Jan 25, 2018 in Narrative

Individual Freedom

It was held in this Court that Mr. Smith broke into his neighbor’s house and stole goods, which were found in his possession by the police, and was arrested. The accused violated the Constitutional law, and the violation of American Constitution is punishable. After cross examination, the court has received evidence against the accused. The evidence produced and the arresting procedure can not held the accused responsible for the crime committed. The fact that the stolen goods were found in the accused house cannot prove that the accused took them, since the owner went into the accused house and found the property and then without questioning, he rushed to call the police. The incidence can be a frame or a set up to hold the accused guilty. The court finds the accused innocent.

Firstly, Mr. Smith’s neighbor forced in the house to find his property, and nobody told him that the property had been taken by Mr. Smith. After the property was lost, the neighbor did not report the incident to police, neither did he inform anybody; he went directly to his friends’ house. Mr. Smith and his neighbor have been friends for some time, and this means that they know and understand each other. Mostly, friends end up with jealousy. When there is a difference in financial ability and life progress, it results into jealousy, which makes the friend with less fortune find ways to disable his friend so that they can be equal. From the argument and facts brought in court, since the neighbor did not report the loss of the property, but reported the recovery of the stolen goods, the property cannot be termed as stolen. It is possible that Smith took them because they were friends and out of grudge, the neighbor decided to accuse his friend. There is no enough proof that the property was taken by Smith and put in the house. Furthermore, it is unreasonable for an individual to keep the stolen property in the house while he knows that a search will be conducted.

The second fact/argument is that the search was conducted without a warrant. According to the American Constitution, a search is supposed to be conducted after the issuance of search warrant, unless the suspect has committed a recognizable offence. Smith did not commit a recognizable offence since nobody found him committing the crime or breaking into the house. In this case, a search without warrant should have been conducted if Smith’s neighbor found him breaking into his house. The search was in violation of Mr. Smith’s rights since his neighbor forced himself to the house and recognized his stolen property. The neighbor was rushing to hand Smith to police, and this made the police conduct the search without a warrant. The procedure taken did not follow the right order, and the court cannot hold any evidence or proceed with investigation which violates human rights.

Sociologically, friends live together and share some things in common, and it is hard to find people who do not have misunderstandings. From sociological perspective, Smith could not have taken his friends property; instead, he could have stolen from another person and gave his neighbor a share. Friends know each other and it is easy for them to help or betray each other. Most of the people are betrayed by their friends, and when a person prospers many people develop jealous feelings and find ways to destroy his/her repetition, and it might be the case with Mr. Smith and his neighbor. Smith’s neighbor might have acted out of jealousy and forced himself to enter Smith’s house since he knew the property was in the house. The force which the plaintiff used to enter Smith’s house shows that he knew what will happen and was sure that the property was in the house. Sociologically, an individual cannot force things to be done when he/she is not 100 % sure that what he/she insists on is true. For example, those who bid cannot take a bid without winning confidence. According to sociological arguments presented, Smith cannot be held responsible for the offence charged against.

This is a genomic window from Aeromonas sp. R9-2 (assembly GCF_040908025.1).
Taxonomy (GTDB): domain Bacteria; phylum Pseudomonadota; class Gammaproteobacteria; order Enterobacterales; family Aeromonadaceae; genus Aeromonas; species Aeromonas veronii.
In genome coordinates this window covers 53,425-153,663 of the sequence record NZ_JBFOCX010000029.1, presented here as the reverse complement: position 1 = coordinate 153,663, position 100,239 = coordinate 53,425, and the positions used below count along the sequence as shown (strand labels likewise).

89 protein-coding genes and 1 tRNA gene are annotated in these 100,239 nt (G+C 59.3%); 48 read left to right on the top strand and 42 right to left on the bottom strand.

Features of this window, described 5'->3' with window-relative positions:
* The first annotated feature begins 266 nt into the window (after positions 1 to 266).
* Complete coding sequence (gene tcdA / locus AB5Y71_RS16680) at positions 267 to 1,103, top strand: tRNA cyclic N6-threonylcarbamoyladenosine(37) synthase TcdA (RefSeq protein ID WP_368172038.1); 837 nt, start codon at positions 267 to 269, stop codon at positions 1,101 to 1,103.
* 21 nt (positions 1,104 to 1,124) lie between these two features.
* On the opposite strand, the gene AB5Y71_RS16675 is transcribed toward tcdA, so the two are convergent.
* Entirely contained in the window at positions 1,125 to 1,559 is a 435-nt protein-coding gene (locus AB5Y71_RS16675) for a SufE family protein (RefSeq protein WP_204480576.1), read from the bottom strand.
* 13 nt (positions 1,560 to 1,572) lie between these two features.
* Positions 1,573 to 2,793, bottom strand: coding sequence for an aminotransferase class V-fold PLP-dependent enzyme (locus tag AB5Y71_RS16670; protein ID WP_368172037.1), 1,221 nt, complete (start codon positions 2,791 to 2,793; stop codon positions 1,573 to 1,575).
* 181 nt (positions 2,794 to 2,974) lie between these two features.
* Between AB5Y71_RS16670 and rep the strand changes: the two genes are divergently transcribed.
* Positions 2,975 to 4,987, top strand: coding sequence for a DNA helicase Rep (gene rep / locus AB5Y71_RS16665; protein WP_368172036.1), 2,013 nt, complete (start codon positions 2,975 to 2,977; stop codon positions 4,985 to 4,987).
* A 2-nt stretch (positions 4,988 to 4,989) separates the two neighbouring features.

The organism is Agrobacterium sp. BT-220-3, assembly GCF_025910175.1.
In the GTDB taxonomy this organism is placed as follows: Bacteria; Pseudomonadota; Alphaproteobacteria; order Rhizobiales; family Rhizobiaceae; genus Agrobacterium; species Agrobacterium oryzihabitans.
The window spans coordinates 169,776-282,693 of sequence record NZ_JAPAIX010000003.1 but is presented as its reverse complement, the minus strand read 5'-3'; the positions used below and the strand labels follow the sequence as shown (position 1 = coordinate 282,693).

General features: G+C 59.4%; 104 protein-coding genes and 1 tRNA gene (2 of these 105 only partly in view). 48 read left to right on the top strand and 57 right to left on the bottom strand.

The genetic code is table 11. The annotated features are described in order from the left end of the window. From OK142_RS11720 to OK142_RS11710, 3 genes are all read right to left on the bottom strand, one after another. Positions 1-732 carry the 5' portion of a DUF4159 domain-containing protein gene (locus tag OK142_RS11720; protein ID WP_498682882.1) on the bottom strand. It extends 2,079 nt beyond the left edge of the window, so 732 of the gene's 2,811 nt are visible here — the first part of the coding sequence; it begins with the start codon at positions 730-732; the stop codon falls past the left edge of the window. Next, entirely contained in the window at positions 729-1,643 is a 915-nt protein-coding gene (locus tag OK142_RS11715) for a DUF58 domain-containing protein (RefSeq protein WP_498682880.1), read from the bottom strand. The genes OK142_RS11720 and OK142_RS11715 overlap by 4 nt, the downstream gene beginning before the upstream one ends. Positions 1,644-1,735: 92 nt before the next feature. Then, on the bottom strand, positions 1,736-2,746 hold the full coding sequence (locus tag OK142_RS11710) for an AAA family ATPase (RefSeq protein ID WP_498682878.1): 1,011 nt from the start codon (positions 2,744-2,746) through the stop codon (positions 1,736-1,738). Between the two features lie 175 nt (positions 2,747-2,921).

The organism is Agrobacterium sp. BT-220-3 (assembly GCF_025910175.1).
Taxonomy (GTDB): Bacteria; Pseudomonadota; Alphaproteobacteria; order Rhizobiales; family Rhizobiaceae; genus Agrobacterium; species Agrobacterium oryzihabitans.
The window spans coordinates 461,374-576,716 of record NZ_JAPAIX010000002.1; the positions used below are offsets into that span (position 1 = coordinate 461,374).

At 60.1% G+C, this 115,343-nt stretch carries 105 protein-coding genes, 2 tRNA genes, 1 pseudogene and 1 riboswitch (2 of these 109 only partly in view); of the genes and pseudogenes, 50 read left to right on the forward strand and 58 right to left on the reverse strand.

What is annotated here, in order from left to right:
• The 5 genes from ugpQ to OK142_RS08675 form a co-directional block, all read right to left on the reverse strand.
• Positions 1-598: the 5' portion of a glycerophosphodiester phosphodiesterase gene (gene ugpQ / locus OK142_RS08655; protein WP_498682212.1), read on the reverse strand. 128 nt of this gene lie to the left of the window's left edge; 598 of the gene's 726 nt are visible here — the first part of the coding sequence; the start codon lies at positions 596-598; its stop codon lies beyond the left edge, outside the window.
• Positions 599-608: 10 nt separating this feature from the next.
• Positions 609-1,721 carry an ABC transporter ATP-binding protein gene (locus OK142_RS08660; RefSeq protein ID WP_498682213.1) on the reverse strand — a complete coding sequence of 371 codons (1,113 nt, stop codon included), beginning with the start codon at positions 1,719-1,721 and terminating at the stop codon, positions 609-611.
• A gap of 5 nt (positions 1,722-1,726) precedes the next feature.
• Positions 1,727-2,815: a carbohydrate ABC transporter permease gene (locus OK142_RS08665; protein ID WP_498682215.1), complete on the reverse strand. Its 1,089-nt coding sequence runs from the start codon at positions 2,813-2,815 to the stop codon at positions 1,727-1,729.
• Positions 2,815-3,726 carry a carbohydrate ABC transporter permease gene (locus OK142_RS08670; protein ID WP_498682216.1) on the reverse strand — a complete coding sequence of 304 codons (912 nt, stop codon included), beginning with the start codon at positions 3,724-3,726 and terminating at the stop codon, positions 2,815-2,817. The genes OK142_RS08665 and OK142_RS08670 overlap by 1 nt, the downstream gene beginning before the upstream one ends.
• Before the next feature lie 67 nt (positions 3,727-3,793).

Supreme Court philosophy should be adhered to. In this case, Mr. Smith cannot be held responsible for the crime. Cross examination of witness showed that he had personal interest and it was not much genuine. The philosophy also holds that a person should be proofed guilty beyond reasonable doubt; and from the hearing, there is no sufficient evidence to hold Mr. Smith guilty of the offence of burglary and in possession of stolen goods. Search warrant should be issued in case of non-recognizable offence for the Court to admit the evidence produced. However, Smith’s house was searched without warrant. According to the court’s philosophy, the court cannot hold Smith responsible for the offence. The court cannot hold the accused guilty, because they lived with the plaintiff, they were friends, and they shared the things, which means that Mr. Smith could have borrowed his neighbor’s property and the neighbor decided to set him up.

In conclusion, the court should make ruling according to professional code of ethics. All cases presented should be handled without discrimination or self interest. The case did not have sufficient evidence to hold Mr. James Smith responsible for the offence. The Court should act without corruptions and impose the right judgment in all cases. The evidence gathered and witness cross examined show that the case might have been presented with self interest. The doubt makes the Court unable to convict the accused.


Related essays